On the move
Slowburn is one of those bands that never slows down, onstage or off. And they are just ramping up the energy.
The foursome, with Kyler Schogen (vocals/lead guitar), Todd Colbourne (vocals/keyboard/harmonica), Jordan Dempster (drums) and Phil Wilson-Birks (bass) are letting loose with their special brand of blues this coming Friday and Saturday at O’Maille’s Pub.
Band spokesperson Phil Wilson-Birks says they’re mixing covers with originals, and they’ll be pulling out all the stops with tunes such as the Latin flavoured Sometimes You Gotta Try Harder or 909 Railway Avenue. “It has a roots, bluesy feel like riding a train,” says Wilson-Birks, describing the drum shuffle.
The St. Albert resident also mentioned that from July 17 to 26, the band is going on a six-city tour of B.C. and Alberta. The four-piece is stopping in at two premier blues venues — the Blue Grotto in Kamloops and Blue Gator in Kelowna.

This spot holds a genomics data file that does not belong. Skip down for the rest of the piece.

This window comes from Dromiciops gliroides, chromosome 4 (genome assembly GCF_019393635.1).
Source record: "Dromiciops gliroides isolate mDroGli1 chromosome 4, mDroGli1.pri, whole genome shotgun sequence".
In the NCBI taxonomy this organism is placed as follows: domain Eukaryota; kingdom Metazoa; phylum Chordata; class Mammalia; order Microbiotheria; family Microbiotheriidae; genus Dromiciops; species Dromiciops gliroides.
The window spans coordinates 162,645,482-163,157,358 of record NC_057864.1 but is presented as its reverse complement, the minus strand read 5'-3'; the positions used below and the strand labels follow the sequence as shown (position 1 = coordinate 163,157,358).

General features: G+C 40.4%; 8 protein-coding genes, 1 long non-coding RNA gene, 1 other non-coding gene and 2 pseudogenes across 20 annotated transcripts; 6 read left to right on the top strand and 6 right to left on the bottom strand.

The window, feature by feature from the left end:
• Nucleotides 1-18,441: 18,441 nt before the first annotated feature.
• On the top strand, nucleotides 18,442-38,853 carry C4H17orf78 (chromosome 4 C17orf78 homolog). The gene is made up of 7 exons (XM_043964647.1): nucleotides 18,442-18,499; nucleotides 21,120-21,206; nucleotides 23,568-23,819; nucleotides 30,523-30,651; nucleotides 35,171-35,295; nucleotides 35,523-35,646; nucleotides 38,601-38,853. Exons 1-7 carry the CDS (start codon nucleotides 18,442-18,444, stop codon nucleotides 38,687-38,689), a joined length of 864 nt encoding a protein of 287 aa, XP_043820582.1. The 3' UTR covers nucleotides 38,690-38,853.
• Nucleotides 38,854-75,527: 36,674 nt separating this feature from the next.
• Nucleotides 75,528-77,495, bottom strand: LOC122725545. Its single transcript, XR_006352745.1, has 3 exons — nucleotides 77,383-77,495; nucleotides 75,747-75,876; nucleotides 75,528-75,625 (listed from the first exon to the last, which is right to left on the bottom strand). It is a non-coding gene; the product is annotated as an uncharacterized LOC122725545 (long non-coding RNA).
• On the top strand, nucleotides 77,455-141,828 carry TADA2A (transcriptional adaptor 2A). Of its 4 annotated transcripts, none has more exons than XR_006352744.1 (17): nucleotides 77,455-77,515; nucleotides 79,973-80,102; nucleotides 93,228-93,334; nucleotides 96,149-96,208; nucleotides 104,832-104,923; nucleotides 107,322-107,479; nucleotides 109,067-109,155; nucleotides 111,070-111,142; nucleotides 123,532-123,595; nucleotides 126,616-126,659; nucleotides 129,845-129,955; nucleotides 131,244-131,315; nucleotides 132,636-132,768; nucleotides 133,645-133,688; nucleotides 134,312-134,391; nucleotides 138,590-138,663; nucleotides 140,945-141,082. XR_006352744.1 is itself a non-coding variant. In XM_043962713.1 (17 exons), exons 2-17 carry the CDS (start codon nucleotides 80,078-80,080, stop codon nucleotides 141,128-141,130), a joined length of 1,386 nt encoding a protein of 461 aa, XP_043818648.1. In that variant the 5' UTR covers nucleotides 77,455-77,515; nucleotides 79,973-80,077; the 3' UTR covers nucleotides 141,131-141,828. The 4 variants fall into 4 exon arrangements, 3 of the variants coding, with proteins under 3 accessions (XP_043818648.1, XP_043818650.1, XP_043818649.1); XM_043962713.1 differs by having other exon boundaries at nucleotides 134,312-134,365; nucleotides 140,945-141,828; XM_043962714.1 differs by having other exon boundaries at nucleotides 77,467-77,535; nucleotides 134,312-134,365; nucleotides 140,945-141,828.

“It’s going to be a busy 10 days. Kind of like a working holiday.”
The O’Maille’s gig starts at 9 p.m. O’Maille’s is at 398 St. Albert Trail. No cover.
St. Albert resident Ed Polanski lives a low-key life. But back in 1964, the cable TV pioneer founded Athabasca Clay Products, a company that produced about 150,000 wheel-turned and moulded items.
Both functional and decorative, the pottery commemorated Western Canadian designs such as the Rockies, whooping cranes, geese, bulrushes, Alberta’s wild rose and Haida totem poles. Although only in business for four years, it created a legacy that would have a significant cultural impact.
Conrad Biernacki of the Royal Ontario Museum and Marilyn Mol at the Alice Donahue Library and Archives have organized Athabasca Pottery “Discovery Day” on Sunday, June 21 from 2 to 4 p.m. at the Athabasca Seniors’ Centre, 4810 - 48 Street.
Due to illness, Polanski is unable to be present. However the public is encouraged to attend. For more information visit www.AthabascaClayProducts.ca